In Ontario, 39% of all voters would consider voting for the CPC whereas 44% of all voters would consider voting for the LPC. The NDP and GPC have the nearly the same number of voters that would consider voting for them, 34% and 31% respectively. 89% of voters would not consider voting for the PPC.
It is important to note that the CPC had 21% of all voters as “hard” Supporters and 10% of all voters as “soft” Supporters. “Hard” Supporters (dark blue band) are voters that are voting for one party and are not considering voting for any other party. The LPC only had 15% of all voters as “hard” Supporters and 16% of all voters as “soft” Supporters. “Soft” Supporters (light blue band) are voters who have indicated that they will vote for a specific party but also would consider at least one other party.
This analysis represented in the Bar Chart clearly indicates that the CPC has more committed voters than the LPC. This is a strong indicator of a higher turnout for the CPC relative to the LPC, if the election were held today.
In BC, only 34% of voters would consider voting CPC. 38% would consider voting LPC. The NDP and the GPC have the same vote ceiling with 37% of voters who would consider voting for them. Any of the 4 parties could win in BC.
It is important to note the CPC had 18% of all voters as “hard” Supporters and 7% as “soft” Supporters. The LPC had only 13% of all voters as “hard” Supporters and 14% as “soft” Supporters. This indicates that the CPC could have a higher turnout.
“This is a very large sample and it gives us a lot of confidence when trying to get a better read on the regional battles. This study confirms that since early September and up to today, despite there being an election campaign that seems as if it has been ongoing for more than 3 months now, there have been no significant changes in “top line” support for any of the parties. But there’s a big battle in BC between all 4 parties and there’s a very important battle going on in most parts of Ontario
As of today, when considering each party’s base of support, the CPC has a distinct advantage over the LPC when it comes to “hard” Supporters (committed Voters). The LPC will either need to convert more of their “soft” Supporters into “hard” Supporters or the LPC will need to convince existing NDP and/or GPC Voters to switch to the LPC.– said Nick Kouvalis, Principal of Campaign Research Inc.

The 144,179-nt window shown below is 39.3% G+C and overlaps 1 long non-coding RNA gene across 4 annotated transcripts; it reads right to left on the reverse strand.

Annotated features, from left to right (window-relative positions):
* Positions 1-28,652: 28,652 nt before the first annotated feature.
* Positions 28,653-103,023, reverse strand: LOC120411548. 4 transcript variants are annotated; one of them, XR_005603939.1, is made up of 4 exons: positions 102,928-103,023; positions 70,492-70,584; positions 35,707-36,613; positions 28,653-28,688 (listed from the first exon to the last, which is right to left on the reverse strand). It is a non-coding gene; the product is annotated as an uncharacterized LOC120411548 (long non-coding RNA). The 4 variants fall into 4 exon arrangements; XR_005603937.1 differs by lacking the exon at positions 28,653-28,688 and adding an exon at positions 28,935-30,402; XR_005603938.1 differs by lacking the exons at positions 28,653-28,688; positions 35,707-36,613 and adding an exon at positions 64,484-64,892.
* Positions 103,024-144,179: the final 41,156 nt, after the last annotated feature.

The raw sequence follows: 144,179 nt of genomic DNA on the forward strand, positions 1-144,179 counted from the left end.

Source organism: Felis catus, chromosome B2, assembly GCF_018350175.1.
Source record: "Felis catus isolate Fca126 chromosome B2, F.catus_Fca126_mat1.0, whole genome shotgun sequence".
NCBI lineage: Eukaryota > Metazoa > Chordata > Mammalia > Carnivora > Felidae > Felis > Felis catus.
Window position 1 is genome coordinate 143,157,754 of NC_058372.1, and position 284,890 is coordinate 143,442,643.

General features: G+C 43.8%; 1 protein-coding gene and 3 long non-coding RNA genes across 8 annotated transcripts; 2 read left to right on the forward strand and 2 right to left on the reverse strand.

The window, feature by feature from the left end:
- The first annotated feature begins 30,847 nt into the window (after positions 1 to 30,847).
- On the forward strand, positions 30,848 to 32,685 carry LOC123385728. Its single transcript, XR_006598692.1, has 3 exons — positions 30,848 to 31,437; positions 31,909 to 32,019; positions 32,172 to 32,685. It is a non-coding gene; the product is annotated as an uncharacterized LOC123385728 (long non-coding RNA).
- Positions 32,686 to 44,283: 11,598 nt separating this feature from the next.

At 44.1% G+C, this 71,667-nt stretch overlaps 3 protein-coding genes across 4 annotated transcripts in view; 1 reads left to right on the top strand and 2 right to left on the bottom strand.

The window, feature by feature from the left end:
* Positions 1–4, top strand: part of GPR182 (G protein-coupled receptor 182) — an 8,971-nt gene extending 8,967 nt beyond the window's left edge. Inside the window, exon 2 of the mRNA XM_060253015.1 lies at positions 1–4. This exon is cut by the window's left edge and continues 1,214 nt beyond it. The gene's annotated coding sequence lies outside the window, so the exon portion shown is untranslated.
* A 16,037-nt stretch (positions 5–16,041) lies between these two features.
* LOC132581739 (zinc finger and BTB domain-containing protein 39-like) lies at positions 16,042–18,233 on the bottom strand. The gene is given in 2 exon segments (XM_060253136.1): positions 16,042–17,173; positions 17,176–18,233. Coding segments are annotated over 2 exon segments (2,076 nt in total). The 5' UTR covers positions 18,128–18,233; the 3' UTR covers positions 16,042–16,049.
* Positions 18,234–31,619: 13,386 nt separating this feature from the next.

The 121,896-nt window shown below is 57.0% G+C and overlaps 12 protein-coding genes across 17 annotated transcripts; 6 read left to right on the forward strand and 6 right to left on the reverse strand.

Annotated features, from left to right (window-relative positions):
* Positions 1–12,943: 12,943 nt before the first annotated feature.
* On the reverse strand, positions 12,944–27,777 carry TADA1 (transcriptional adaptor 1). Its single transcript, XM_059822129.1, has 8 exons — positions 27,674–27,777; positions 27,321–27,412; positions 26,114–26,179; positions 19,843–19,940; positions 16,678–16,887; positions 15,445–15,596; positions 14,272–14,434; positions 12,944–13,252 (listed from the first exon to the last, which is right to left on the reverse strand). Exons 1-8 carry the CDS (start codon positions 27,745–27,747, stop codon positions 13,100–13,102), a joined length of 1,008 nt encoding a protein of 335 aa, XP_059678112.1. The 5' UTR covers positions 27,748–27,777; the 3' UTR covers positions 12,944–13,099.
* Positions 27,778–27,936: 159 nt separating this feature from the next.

Nick can be reached at email@example.com
This study was conducted by Campaign Research between September 30th and October the 2nd, 2019 through an online survey of 4,755 randomly selected Canadian adults who are members of Maru/Blue’s online panel Maru Voice Canada and were provided with various incentives to respond. The panelists were selected to reflect Canada’s age, gender and regional distributions in line with 2016 Statistics Canada census data. For comparison purposes, a probability sample of this size has an estimated margin of error (which measures sampling variability) of +/- 1.4%, 19 times out of 20.
The results have been weighted by age, gender, and region (and in Quebec, language) to match the population according to 2016 Census data. Certain areas or groups may be oversampled but have been weighted to reflect their proportion of Canada’s population. This is to ensure the sample is representative of the entire adult population of Canada. Discrepancies in or between totals are due to rounding.
The following screening question was asked in order to determine eligibility for participation in the study
"Are you 18 years of age or older and eligible to vote in federal elections?"